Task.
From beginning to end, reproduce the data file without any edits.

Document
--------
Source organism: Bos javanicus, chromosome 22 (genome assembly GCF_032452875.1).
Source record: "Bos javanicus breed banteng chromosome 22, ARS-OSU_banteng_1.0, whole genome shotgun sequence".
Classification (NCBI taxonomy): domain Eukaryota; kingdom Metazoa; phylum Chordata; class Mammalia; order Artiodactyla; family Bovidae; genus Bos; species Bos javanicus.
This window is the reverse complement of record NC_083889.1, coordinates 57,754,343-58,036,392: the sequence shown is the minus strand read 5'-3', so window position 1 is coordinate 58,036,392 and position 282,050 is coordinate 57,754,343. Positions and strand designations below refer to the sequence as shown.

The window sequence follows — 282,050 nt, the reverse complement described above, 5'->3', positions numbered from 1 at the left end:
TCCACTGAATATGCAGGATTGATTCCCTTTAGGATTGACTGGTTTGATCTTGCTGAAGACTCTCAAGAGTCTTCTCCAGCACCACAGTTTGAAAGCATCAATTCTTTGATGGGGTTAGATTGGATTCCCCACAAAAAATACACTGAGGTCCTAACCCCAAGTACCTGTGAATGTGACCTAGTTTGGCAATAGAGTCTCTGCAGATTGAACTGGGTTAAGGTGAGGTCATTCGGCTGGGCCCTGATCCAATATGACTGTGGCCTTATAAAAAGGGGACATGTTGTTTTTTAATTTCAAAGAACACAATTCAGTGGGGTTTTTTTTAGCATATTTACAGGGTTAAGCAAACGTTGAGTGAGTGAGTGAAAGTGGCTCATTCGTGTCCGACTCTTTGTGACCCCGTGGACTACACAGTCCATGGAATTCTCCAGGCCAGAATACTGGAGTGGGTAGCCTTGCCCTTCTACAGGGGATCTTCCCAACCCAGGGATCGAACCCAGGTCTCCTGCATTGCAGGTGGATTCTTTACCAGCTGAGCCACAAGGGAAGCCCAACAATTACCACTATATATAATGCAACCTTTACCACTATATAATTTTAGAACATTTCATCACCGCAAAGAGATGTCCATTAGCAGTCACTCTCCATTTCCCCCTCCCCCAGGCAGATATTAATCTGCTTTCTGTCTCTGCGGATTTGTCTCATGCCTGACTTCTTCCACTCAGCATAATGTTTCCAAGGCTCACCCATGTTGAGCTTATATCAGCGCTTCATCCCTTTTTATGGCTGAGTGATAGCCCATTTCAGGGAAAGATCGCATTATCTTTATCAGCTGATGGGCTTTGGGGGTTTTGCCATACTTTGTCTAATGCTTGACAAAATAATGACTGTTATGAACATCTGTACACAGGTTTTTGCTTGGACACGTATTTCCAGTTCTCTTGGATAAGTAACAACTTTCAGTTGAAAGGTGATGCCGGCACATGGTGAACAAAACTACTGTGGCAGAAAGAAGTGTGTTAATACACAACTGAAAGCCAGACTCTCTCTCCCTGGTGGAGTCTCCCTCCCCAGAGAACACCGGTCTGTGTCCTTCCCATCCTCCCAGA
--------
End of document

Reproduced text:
Source organism: Bos javanicus, chromosome 22 (genome assembly GCF_032452875.1).
Source record: "Bos javanicus breed banteng chromosome 22, ARS-OSU_banteng_1.0, whole genome shotgun sequence".
Classification (NCBI taxonomy): domain Eukaryota; kingdom Metazoa; phylum Chordata; class Mammalia; order Artiodactyla; family Bovidae; genus Bos; species Bos javanicus.
This window is the reverse complement of record NC_083889.1, coordinates 57,754,343-58,036,392: the sequence shown is the minus strand read 5'-3', so window position 1 is coordinate 58,036,392 and position 282,050 is coordinate 57,754,343. Positions and strand designations below refer to the sequence as shown.

The window sequence follows — 282,050 nt, the reverse complement described above, 5'->3', positions numbered from 1 at the left end:
TCCACTGAATATGCAGGATTGATTCCCTTTAGGATTGACTGGTTTGATCTTGCTGAAGACTCTCAAGAGTCTTCTCCAGCACCACAGTTTGAAAGCATCAATTCTTTGATGGGGTTAGATTGGATTCCCCACAAAAAATACACTGAGGTCCTAACCCCAAGTACCTGTGAATGTGACCTAGTTTGGCAATAGAGTCTCTGCAGATTGAACTGGGTTAAGGTGAGGTCATTCGGCTGGGCCCTGATCCAATATGACTGTGGCCTTATAAAAAGGGGACATGTTGTTTTTTAATTTCAAAGAACACAATTCAGTGGGGTTTTTTTTAGCATATTTACAGGGTTAAGCAAACGTTGAGTGAGTGAGTGAAAGTGGCTCATTCGTGTCCGACTCTTTGTGACCCCGTGGACTACACAGTCCATGGAATTCTCCAGGCCAGAATACTGGAGTGGGTAGCCTTGCCCTTCTACAGGGGATCTTCCCAACCCAGGGATCGAACCCAGGTCTCCTGCATTGCAGGTGGATTCTTTACCAGCTGAGCCACAAGGGAAGCCCAACAATTACCACTATATATAATGCAACCTTTACCACTATATAATTTTAGAACATTTCATCACCGCAAAGAGATGTCCATTAGCAGTCACTCTCCATTTCCCCCTCCCCCAGGCAGATATTAATCTGCTTTCTGTCTCTGCGGATTTGTCTCATGCCTGACTTCTTCCACTCAGCATAATGTTTCCAAGGCTCACCCATGTTGAGCTTATATCAGCGCTTCATCCCTTTTTATGGCTGAGTGATAGCCCATTTCAGGGAAAGATCGCATTATCTTTATCAGCTGATGGGCTTTGGGGGTTTTGCCATACTTTGTCTAATGCTTGACAAAATAATGACTGTTATGAACATCTGTACACAGGTTTTTGCTTGGACACGTATTTCCAGTTCTCTTGGATAAGTAACAACTTTCAGTTGAAAGGTGATGCCGGCACATGGTGAACAAAACTACTGTGGCAGAAAGAAGTGTGTTAATACACAACTGAAAGCCAGACTCTCTCTCCCTGGTGGAGTCTCCCTCCCCAGAGAACACCGGTCTGTGTCCTTCCCATCCTCCCAGA